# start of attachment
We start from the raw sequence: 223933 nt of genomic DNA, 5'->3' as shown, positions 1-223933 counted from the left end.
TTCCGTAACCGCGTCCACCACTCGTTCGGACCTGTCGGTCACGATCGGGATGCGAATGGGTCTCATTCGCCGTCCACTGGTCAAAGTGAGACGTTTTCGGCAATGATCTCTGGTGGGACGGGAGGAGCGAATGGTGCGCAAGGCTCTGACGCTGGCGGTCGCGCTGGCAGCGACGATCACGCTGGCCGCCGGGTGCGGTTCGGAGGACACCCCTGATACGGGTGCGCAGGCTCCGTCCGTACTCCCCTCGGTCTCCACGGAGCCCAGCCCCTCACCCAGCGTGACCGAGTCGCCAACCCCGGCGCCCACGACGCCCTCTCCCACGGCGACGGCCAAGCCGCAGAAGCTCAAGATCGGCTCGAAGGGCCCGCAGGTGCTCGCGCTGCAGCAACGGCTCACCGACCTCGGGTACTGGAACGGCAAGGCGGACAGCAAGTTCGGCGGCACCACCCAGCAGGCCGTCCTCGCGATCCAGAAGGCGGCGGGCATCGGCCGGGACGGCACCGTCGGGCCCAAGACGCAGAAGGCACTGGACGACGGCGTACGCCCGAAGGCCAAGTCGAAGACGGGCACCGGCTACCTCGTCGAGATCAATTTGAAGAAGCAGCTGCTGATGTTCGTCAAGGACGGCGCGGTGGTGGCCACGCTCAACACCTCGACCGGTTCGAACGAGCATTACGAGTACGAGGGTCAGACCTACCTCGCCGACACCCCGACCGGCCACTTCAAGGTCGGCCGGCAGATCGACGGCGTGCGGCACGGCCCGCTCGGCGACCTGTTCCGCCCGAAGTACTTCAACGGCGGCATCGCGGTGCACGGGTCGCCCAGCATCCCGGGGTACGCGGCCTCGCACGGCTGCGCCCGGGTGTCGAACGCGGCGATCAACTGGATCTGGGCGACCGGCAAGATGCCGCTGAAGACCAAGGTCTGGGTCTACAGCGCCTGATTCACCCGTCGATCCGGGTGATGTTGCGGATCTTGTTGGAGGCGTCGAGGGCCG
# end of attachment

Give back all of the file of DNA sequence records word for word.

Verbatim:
We start from the raw sequence: 223933 nt of genomic DNA, 5'->3' as shown, positions 1-223933 counted from the left end.
TTCCGTAACCGCGTCCACCACTCGTTCGGACCTGTCGGTCACGATCGGGATGCGAATGGGTCTCATTCGCCGTCCACTGGTCAAAGTGAGACGTTTTCGGCAATGATCTCTGGTGGGACGGGAGGAGCGAATGGTGCGCAAGGCTCTGACGCTGGCGGTCGCGCTGGCAGCGACGATCACGCTGGCCGCCGGGTGCGGTTCGGAGGACACCCCTGATACGGGTGCGCAGGCTCCGTCCGTACTCCCCTCGGTCTCCACGGAGCCCAGCCCCTCACCCAGCGTGACCGAGTCGCCAACCCCGGCGCCCACGACGCCCTCTCCCACGGCGACGGCCAAGCCGCAGAAGCTCAAGATCGGCTCGAAGGGCCCGCAGGTGCTCGCGCTGCAGCAACGGCTCACCGACCTCGGGTACTGGAACGGCAAGGCGGACAGCAAGTTCGGCGGCACCACCCAGCAGGCCGTCCTCGCGATCCAGAAGGCGGCGGGCATCGGCCGGGACGGCACCGTCGGGCCCAAGACGCAGAAGGCACTGGACGACGGCGTACGCCCGAAGGCCAAGTCGAAGACGGGCACCGGCTACCTCGTCGAGATCAATTTGAAGAAGCAGCTGCTGATGTTCGTCAAGGACGGCGCGGTGGTGGCCACGCTCAACACCTCGACCGGTTCGAACGAGCATTACGAGTACGAGGGTCAGACCTACCTCGCCGACACCCCGACCGGCCACTTCAAGGTCGGCCGGCAGATCGACGGCGTGCGGCACGGCCCGCTCGGCGACCTGTTCCGCCCGAAGTACTTCAACGGCGGCATCGCGGTGCACGGGTCGCCCAGCATCCCGGGGTACGCGGCCTCGCACGGCTGCGCCCGGGTGTCGAACGCGGCGATCAACTGGATCTGGGCGACCGGCAAGATGCCGCTGAAGACCAAGGTCTGGGTCTACAGCGCCTGATTCACCCGTCGATCCGGGTGATGTTGCGGATCTTGTTGGAGGCGTCGAGGGCCG